It took him three years to complete the record alone, working, unravelling and reworking it all in his studio. “The mix itself, the architecture of the tracks took me a year. It was an essential part of the process: I wanted an analogue sound so as to stand out from what is currently being produced. It won me praise from Laurent Garnier and Gilles Peterson!” And thus, at the controls, Oil invented new ways of creating oldschool groove with a retro-futuristic grain: samples took a back seat but the “virtual” editing technique remained key. All in all, this combination of live sounds – with Oil on the keyboards and several guests captured over time in peculiar places (one in a warehouse in Africa, another in the toilet…) – and samples, “never over four-bars long”, is built like a cinematic and climactic DJ Set.
More than an introduction, “Black Notes” is a statement of intent: the most sombre of subjects, the most sober of beats, back to the origins of groove as the best way of looking to the future. On the mic, chiming out the lyrics is Blackalicious’ Gift Of Gab. First on “Your Heart”, a gorgeously soulful instrumental, then on “Rock Hit”, which sees the rapper wield a harder-hitting flow, echoing a surreal conversation between a producer and an artist that could be an excerpt from a Mel Brooks tragicomedy about “the ethics and dough equation”. “It’s a comment on the new music business: good networking rather than good music”. At the opposite end of the scale is “It’s a Teenage Thang”, the story of a guy who’s really into music, declaimed by Reggie Gibson, a slam poet from Chicago. Looped vocals and, high up above, a hovering flute! It’s Malik the magician again, radiating light through the more hushed atmosphere of “Give Me Luv”, halfway between woodland and desert.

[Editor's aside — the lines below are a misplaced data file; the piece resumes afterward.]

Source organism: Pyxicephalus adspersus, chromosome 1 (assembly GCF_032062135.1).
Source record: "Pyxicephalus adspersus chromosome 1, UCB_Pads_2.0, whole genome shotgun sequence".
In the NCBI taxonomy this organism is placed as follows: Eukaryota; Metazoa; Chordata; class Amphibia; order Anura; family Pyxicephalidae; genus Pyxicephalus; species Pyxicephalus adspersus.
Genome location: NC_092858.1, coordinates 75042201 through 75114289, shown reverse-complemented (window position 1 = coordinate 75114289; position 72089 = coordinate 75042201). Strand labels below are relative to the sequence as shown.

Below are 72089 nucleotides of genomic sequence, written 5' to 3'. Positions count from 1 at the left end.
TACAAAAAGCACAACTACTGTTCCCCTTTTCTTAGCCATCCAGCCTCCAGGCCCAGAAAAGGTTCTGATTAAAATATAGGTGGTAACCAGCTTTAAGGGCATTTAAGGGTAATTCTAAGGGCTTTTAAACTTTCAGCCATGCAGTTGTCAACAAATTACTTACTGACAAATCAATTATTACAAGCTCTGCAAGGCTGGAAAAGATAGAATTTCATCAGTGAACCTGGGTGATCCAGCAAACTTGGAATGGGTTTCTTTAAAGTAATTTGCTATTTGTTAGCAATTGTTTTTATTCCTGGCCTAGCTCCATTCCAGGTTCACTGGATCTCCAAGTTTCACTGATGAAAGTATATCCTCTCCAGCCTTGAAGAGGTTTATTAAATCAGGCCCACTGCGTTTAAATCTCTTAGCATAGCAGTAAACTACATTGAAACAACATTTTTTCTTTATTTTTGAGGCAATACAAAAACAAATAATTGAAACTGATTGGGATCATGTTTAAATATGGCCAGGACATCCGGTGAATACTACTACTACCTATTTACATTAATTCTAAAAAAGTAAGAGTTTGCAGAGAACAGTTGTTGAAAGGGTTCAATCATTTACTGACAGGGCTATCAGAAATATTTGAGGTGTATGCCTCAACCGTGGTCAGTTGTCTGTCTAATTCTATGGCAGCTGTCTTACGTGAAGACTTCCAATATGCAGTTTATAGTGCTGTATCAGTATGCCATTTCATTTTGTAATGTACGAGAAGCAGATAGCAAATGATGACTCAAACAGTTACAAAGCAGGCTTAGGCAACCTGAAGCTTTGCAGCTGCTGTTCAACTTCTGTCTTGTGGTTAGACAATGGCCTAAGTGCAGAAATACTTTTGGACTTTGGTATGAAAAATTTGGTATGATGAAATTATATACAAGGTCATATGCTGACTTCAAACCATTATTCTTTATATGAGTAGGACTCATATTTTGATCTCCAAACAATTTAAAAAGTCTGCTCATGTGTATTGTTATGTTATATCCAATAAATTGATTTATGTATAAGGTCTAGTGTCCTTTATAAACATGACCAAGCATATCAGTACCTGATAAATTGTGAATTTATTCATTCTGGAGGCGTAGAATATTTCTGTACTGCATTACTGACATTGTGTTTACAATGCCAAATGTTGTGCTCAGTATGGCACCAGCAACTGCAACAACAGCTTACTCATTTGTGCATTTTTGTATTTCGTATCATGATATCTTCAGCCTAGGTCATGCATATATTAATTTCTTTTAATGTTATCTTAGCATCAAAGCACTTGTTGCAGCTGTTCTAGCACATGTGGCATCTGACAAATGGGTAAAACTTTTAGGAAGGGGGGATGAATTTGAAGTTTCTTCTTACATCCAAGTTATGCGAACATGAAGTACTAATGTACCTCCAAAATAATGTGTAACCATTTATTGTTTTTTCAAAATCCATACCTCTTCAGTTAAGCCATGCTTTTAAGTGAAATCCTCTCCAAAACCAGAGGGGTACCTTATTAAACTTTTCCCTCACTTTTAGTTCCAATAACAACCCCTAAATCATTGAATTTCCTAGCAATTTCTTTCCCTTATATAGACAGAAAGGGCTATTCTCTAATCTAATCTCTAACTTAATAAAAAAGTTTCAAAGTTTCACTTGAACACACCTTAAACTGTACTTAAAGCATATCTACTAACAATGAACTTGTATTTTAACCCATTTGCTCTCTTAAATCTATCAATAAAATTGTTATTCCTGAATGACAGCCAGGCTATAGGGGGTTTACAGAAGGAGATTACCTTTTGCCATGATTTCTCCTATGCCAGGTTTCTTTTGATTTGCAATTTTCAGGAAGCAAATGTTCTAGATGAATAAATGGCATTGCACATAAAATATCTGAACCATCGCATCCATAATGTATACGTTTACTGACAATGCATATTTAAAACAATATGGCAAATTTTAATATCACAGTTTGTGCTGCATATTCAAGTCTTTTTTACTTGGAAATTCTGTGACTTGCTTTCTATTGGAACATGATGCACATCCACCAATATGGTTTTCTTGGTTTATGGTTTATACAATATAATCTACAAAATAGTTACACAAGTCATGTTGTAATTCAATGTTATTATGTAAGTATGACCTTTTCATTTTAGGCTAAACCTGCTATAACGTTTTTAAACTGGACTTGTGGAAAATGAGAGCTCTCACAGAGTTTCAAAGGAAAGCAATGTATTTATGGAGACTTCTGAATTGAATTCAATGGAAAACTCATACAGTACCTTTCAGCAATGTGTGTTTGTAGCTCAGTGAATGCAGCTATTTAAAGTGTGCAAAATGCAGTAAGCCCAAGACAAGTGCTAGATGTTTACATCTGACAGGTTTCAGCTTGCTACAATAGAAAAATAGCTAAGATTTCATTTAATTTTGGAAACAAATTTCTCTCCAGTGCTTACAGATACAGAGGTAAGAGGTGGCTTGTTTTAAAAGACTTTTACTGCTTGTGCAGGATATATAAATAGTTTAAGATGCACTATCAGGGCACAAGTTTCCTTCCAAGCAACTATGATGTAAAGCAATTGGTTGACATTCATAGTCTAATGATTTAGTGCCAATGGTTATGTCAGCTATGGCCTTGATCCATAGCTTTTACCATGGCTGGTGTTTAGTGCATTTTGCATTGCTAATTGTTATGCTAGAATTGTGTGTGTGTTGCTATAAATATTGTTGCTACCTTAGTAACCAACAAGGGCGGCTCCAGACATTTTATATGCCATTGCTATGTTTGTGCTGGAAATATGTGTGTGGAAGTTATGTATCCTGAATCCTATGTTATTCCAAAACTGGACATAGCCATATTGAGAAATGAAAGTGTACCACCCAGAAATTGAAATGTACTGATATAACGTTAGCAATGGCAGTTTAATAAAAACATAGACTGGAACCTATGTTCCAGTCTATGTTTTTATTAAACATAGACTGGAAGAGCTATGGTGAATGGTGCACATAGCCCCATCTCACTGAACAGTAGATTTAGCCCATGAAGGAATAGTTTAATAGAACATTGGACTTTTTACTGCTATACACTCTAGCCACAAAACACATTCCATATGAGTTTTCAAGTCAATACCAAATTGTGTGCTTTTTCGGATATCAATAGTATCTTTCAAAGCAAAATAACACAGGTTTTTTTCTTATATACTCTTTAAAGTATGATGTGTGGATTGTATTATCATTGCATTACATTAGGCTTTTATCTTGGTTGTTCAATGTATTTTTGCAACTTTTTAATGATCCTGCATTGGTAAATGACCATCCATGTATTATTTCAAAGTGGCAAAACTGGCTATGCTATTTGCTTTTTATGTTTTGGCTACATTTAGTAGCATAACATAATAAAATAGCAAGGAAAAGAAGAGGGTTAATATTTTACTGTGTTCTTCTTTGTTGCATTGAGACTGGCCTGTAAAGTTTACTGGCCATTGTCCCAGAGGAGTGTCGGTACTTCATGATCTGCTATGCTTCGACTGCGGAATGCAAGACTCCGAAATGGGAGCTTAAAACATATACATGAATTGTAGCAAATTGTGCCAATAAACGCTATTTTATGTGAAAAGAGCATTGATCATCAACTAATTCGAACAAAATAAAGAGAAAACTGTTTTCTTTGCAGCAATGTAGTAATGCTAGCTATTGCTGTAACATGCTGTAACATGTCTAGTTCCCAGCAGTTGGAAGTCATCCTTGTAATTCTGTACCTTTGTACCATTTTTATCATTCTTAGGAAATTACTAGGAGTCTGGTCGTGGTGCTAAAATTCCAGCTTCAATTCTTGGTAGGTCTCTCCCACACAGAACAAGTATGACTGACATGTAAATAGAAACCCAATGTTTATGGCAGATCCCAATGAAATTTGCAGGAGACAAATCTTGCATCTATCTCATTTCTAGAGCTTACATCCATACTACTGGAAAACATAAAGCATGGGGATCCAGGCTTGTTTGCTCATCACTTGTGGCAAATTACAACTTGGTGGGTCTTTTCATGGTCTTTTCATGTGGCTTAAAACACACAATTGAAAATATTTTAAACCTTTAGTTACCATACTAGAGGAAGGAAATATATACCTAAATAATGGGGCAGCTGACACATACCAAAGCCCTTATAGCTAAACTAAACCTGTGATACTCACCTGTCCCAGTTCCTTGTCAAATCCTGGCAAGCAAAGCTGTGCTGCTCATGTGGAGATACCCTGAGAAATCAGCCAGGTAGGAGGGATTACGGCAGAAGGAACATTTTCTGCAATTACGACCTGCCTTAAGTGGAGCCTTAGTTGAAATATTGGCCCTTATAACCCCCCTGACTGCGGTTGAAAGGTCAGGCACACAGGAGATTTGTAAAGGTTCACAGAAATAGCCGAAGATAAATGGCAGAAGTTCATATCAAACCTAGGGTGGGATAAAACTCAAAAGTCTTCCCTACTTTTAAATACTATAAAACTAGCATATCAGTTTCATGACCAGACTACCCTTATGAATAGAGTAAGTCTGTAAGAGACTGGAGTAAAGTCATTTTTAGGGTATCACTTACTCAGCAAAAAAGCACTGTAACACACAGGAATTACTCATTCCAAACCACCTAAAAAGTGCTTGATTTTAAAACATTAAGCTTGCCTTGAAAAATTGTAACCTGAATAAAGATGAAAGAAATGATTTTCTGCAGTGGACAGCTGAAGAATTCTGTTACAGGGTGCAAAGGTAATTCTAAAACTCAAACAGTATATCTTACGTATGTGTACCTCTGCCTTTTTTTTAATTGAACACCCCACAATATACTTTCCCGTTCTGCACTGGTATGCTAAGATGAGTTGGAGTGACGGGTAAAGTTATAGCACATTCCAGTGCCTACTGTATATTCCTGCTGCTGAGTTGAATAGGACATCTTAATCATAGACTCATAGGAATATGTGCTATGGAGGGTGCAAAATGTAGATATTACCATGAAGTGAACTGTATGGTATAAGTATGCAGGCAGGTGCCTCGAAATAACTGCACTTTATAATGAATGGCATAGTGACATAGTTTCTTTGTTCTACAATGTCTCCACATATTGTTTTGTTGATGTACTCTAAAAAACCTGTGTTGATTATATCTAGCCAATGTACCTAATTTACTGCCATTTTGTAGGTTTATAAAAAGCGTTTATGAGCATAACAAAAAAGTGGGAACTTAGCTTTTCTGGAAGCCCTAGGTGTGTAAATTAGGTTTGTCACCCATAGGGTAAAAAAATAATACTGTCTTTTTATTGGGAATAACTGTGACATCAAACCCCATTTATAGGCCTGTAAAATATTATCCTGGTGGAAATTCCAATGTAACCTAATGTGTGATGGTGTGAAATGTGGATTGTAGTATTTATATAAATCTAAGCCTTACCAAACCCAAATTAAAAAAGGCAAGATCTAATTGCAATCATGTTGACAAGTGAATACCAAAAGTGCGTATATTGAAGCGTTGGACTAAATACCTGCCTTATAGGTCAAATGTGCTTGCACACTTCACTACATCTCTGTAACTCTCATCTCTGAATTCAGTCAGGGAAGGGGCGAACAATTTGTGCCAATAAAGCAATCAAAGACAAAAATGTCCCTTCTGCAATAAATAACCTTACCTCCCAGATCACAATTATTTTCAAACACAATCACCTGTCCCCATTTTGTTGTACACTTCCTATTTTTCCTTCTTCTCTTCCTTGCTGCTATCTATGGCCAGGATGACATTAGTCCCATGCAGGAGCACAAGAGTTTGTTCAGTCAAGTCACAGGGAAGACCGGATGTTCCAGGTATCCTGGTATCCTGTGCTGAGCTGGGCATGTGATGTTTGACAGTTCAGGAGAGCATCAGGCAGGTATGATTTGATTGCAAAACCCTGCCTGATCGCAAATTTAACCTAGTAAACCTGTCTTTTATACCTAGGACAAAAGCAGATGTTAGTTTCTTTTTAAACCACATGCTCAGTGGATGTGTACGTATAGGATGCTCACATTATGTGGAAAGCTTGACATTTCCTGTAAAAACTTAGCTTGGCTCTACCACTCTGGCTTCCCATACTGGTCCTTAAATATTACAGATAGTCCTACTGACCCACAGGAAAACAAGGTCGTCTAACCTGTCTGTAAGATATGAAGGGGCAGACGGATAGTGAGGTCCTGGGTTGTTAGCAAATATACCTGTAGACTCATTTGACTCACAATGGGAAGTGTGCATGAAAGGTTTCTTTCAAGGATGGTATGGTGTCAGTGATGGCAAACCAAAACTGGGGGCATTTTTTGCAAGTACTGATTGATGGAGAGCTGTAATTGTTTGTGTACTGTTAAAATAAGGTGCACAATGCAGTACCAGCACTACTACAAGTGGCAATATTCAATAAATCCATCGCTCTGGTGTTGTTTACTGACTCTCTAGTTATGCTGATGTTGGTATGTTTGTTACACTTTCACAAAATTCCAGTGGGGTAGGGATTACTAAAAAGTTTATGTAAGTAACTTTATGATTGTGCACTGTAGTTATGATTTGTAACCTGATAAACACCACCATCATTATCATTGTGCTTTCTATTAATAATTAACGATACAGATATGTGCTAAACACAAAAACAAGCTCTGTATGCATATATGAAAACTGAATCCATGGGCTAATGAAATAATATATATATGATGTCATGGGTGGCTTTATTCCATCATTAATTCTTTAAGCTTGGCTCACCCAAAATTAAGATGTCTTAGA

A lone drum summons the spirits on “Mind Your Step”, alongside Sam Karpienia who conjures up in Occitan the souls of the ancestors. Back to Africa with “PO Box”, the soul-searching of a Joburg slam poet who sheds light on harsh southern realities. This is followed by “Buddy”, a “modal abstract afro-jazz” instrumental underpinned by a house-sweet-house tempo. Delving even further into the realm of soul music, Malik’s vocals feature on an ode entitled “Charlie”, the name of DJ Oil’s little girl, while “Ingrid Tapes” celebrates Oil’s beloved wife, as it soars sensually alongside whispered vocals and a delicate flute (that Malik again).
“Music stops us from being lonely. Making music with an improvisational approach is like indulging in a series of epiphanies. A single moment may be enough to access a timeless form of energy.” This is how Oil sums up the philosophy of the free-spirited saxophonist whose voice resonates through “Alix In Ornette Land”. And the album closes with an interview of Ornette Coleman by Lionel Corsini himself, dating back to 1992 when he was still a student. The meaning of life, the meaning of music? Enhancing minds and liberating people, healing pain and sorrow…